We are studying variations in the mechanical conformations induced by the nucleoid-associated protein HU. Two different approaches are being used. The first one relays on ‘minimal intervention’ which is obtained by using a method called Tethered Particle Motion (TPM) which is a method that doesn’t require the use of external forces, thus decreasing the interruption to the biological process. Basically, a surface-tethered molecule (linked to a nanobead at the other end) diffuses in a restricted volume in a physiological solution and the bead’s scattered light is detected with optical microscopy. The second approach is to find the structural details of the HU-complexes and for that we use Atomic Force Microscope (AFM).
The DNA contains all the genetic information. In Eukarayotes the DNA is found inside the nucleus. The size of a human cell is ~10-100 μm while the size of a fully stretched DNA is about 1.5m. This difference raises important questions such as how could it be accessible for transcription and for a wide range of proteins that act on the DNA? How do proteins find their specific target sequence in the DNA?
We are exploring some of these questions which are both important scientifically, and can influence our understanding for health-related issues. In one of the projects we track the variations in the size of the DNA persistence length induced by the nucleoid-associated protein HU (Histone-like from strain U93).
The HU protein, which is one of the most abundant proteins in prokaryotes, was known until recently to compact the DNA. However, recent FRET studies (Stavans, J. Mol. Biol. 341, 419–428, 2004) and single molecule experiments using magnetic and optical tweezers (Skoko, Biochemistry 43, 13867-13874, 2004; Van Noort, PNAS, 101, 6969–6974 ,2004) claim that when increasing the protein concentration to a few hundreds nano molar, the protein stiffens the DNA, thus increasing its persistence length.
We use two different approaches to detect variations in the dynamics and conformations of single DNA molecules due to HU binding. Tethered Particle Motion (TPM) allows us to detect the dynamic variations in the end-to-end distance of single DNA molecules due to the bending/unbending activity of HU. In our TPM setup a small nanobead is attached to a linear dsDNA at one end while the other end is attached to the surface. Illuminating the sample makes it possible to detect the scattered light from the gold nanobead, a higher signal to noise ratio is achieved thanks to using darkfield illumination. The bead diffuses in a restricted volume which varies in the presence of a protein.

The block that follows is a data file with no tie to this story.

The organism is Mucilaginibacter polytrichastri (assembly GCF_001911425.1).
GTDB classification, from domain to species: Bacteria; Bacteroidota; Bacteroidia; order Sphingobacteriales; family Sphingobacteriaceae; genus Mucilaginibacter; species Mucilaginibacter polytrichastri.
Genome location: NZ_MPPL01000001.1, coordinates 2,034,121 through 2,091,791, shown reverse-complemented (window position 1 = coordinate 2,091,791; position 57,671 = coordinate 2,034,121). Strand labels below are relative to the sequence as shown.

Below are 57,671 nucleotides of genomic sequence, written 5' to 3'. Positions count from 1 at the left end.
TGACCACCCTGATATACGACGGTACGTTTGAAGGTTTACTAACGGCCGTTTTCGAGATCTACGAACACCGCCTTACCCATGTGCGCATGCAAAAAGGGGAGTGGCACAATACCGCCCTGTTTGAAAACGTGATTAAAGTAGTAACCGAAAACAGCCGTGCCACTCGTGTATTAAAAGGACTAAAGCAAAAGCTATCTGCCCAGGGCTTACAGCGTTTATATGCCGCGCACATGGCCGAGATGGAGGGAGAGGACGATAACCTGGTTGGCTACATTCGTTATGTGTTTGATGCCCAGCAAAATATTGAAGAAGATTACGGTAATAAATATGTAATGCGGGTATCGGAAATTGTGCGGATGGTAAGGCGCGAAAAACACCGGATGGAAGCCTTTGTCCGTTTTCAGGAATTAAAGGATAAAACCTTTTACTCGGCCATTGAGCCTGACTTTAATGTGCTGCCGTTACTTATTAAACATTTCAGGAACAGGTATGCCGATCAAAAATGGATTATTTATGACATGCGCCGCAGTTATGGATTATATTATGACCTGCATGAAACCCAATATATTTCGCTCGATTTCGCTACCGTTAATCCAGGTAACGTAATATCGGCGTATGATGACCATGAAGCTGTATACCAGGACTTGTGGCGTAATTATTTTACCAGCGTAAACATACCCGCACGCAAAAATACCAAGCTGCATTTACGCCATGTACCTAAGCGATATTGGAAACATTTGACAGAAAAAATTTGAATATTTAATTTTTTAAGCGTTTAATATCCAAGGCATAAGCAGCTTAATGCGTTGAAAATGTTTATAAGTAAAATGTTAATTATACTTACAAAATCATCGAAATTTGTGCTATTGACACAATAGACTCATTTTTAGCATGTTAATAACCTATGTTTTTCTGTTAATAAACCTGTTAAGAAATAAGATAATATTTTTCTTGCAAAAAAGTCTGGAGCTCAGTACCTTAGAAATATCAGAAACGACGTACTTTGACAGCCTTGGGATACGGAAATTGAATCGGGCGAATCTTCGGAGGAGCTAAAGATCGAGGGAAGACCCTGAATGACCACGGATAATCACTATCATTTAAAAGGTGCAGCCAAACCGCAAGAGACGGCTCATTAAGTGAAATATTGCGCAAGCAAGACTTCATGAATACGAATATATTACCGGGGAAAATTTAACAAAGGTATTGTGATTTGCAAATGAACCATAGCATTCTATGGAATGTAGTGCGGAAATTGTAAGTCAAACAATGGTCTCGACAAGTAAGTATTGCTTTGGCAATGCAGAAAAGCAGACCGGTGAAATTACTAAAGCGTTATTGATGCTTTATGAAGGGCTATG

The second approach is to find the structural details of the HU-DNA complexes using Atomic Force Microscope (AFM). We find the angles distribution for different concentrations and calculate the CDF.
We found that at relatively low HU concentration (up to 500 nM) the DNA is significantly more flexible than without the protein. Increasing the concentration up to few micromolars leads to a more rigid form of the DNA, however not as rigid as without any protein. Taking into account our CDF plot obtained from the AFM data, we adopt the model of Rappaport and Rabin (PRL 2008) which states that binding of proteins to two neighboring segments leads to local stiffening of the DNA whereas binding to only one segment leads to bending of the DNA. We therefore conclude that HU induces local bending/stiffening on the DNA which leads to incoherent persistence length along the DNA.
- M. Lindner, G. Nir, H. R. C. Dietrich, I. T. Young, E. Tauber, I. Bronshtein, L. Altman and Y. Garini, Studies of single molecules at their natural form, Israel Journal of Chemistry 49, 283-291 (2009).
- G. Nir, M. Lindner, H. R. C. Dietrich, O. Girshevitz, C. E. Vorgias, and Y. Garini, HU protein induces incoherent DNA persistence length, Biophysical Journal 100, 784-790 (2011).